Reform or Revolution? The Answer Remains Unchanged.
Today is "Super Tuesday" in the US; a day when Presidential primaries in many of the nation´s states will significantly influence choice of the major parties´ candidates for the Presidency next November. Some believe history is in the making because the Democratic Party race has come down to a decision between a male candidate of African descent and a woman of European descent and that party appears likely to win the eventual contest against the Republican Party candidate. In this contest, the comrades of the International Republican Socialist Network see not a historical advance, however, but yet another election offering the working class no option other than one or another member of the ruling class.
The election of Barak Obama will not be an end the double oppression of workers of color, any more than the naming of Clarence Thomas to the Supreme Court did; nor will the election of Hillary Clinton end the double oppression of women workers anymore than did the election of Margaret Thatcher in Britain. Accordingly, the comrades of the IRSN have no interest in either candidate. They represent, for us, but a continuation of our class oppression. Racism and sexism are but devices whereby capitalism impedes the development of class consciousness among working people. For class conscious workers there is only one division of any importance, the class divide. Those who mistakenly believe the election of a capitalist candidate of their own ethnic background or gender is of consequence for them as working people only demonstrate the extent to which they remain under the sway of bourgeois ideology.
Likewise, the contest between the Democratic Party and the Republican Party holds for us no interest. Those who view such matters through the prism of a spectrum of political perspectives ranging from Right to Left and mistakenly believe that those furthest to the Left within that spectrum are somehow "closer" to those of us within the revolutionary socialist movement remain under the influence of the hegemony of bourgeois ideology. Revolutionary socialists are not a further step to the Left along the political spectrum that includes the Republican and Democratic Parties; we are, in fact, not on that spectrum at all. Instead the entire spectrum, from Right to Left, exists only within the confines of the capitalist order and, insofar as our position stands for the overthrow of that order, we have nothing in common with those whose political positions can be mapped within its confines.
Today, as we confront capitalism in its present form, decadent and deeply immersed in crisis, we have nothing to be gained from alliances with competing sections of the capitalist class that might have once formed tactical options for the working class movement. Capitalism has shown itself incapable of being reformed such that it can serve the interests of the working class and this is not the time to encourage such delusions among those sections of our class whose consciousness is less well developed. Those within the socialist movement who perpetuate the myth of capitalist reform through electoral participation on the basis of a minimum program or encourage working people to believe that they have an interest in whether one or another bourgeois candidate is elected are failing in the most urgent task confronting us today; the task of raising the consciousness of our class as a whole.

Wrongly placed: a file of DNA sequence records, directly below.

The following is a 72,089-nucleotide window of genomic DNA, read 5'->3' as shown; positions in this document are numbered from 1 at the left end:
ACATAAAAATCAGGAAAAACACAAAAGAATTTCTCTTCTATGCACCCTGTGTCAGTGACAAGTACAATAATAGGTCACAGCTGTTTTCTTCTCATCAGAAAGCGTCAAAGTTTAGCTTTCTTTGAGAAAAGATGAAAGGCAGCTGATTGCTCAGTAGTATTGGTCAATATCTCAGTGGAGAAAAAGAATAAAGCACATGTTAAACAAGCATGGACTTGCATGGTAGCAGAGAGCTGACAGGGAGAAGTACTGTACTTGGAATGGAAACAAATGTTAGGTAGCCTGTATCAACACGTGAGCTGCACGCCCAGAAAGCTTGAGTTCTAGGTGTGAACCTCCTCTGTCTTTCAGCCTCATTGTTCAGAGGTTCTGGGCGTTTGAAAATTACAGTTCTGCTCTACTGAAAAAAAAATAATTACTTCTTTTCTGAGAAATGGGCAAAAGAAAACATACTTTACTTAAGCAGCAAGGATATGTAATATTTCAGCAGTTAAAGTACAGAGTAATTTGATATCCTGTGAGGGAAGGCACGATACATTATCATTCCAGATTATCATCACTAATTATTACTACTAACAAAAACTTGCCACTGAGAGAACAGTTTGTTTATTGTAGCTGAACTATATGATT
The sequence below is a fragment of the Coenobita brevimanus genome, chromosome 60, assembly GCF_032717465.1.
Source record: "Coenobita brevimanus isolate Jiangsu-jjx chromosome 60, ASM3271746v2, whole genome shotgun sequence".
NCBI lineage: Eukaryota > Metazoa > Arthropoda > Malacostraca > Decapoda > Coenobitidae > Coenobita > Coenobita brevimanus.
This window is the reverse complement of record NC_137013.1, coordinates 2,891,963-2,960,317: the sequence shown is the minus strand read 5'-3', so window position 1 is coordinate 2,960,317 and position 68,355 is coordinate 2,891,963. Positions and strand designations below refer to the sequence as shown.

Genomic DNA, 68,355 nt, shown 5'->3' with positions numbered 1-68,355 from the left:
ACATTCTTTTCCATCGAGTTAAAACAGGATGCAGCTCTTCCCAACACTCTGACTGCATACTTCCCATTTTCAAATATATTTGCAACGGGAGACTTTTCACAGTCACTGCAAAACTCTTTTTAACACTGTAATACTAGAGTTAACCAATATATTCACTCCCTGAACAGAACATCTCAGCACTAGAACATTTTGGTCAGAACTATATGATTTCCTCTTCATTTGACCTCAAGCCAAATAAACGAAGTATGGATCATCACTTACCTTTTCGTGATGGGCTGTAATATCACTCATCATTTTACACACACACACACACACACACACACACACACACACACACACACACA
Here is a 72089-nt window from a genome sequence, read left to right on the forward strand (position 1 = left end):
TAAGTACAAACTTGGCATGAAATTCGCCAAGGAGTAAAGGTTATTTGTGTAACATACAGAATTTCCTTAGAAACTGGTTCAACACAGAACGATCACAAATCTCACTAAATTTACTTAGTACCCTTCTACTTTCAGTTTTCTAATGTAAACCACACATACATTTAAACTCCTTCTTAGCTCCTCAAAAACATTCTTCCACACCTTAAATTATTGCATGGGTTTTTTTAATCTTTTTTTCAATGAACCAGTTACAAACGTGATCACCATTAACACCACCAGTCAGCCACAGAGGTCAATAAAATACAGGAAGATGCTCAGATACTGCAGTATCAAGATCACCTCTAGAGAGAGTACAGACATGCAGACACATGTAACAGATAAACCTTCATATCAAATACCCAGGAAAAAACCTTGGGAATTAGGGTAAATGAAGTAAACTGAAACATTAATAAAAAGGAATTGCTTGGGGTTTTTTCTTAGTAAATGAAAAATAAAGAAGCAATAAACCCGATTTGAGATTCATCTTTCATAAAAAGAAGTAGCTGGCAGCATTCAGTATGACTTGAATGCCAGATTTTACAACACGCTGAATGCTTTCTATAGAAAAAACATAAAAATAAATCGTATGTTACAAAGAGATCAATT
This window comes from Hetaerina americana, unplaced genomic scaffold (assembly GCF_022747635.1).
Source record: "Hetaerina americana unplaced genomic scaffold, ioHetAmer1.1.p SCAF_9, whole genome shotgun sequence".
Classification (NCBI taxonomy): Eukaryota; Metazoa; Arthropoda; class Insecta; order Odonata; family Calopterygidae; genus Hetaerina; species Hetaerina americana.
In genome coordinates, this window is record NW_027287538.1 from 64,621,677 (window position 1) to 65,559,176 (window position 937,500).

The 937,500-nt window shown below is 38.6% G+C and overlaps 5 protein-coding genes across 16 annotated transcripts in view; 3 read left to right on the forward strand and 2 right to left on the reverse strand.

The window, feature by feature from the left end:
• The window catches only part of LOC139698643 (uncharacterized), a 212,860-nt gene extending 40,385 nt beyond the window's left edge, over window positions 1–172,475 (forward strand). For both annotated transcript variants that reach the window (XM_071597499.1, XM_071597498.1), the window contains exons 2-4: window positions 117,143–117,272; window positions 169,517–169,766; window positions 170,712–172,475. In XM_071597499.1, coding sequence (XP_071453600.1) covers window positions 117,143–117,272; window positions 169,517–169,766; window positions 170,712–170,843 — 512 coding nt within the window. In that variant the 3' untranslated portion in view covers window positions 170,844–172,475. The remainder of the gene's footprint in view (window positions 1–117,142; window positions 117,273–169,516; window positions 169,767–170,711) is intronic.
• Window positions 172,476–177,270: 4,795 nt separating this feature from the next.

While there is room for genuinely revolutionary activists to differ on the viability of pursuing electoral intervention as a tactic for socialists to pursue, there is no room whatsoever for actions or propaganda that encourage working people to cling to myths concerning the ability of capitalism to be reformed in the interests of working people. Neither is there room at this juncture for those who would promote the view that working women have any interest in the advances made by bourgeois women, nor those who promote the view that working class people of color have an interest in the advances made by members of the bourgeoisie from similar ethnic backgrounds. Instead, it is the responsibility of all socialists to, at all times, insists on the liberation of all members of our class from oppression, including the additional oppression caused by racism, sexism, heterosexism, or sectarianism.
Because our class is both female and male, we must consistently reject sexism; because our class is multi-ethnic, we must consistently reject racism; because our class includes various expressions of sexuality, we must reject heterosexism. However, while combating these forms of oppression which the capitalists use in their attempts to render us divided and weakened consistently, we must be equally consistent in pressing forward the thing that remains central to all of these struggles-the necessity of liberating our class from oppression and exploitation by the capitalist system. Accordingly, we must reject any attempt to sway sections of our class to align themselves with sections of the ruling class.
Whether choosing to vote for a socialist candidate as a means of propaganda or "voting with ones feet" by staying away from the polling booth in a rejection of the sham of bourgeois democracy, what remains the responsibility of all of us who stand beneath the banner of revolutionary socialism is that must do whatever is in our power to raise class consciousness among working people. To do that, we must consistently oppose the myths that bourgeois democracy offers any genuine options for the working class or that working class people can win liberation through pursuit of a liberal political agenda. The vile scourges of racism, sexism, heterosexism, and sectarianism must be eradicated, but only the overthrow of the capitalist system, in the interest of which these ideologies are perpetuated, can bring about that eradication.
Comrade, International Republican Socialist Network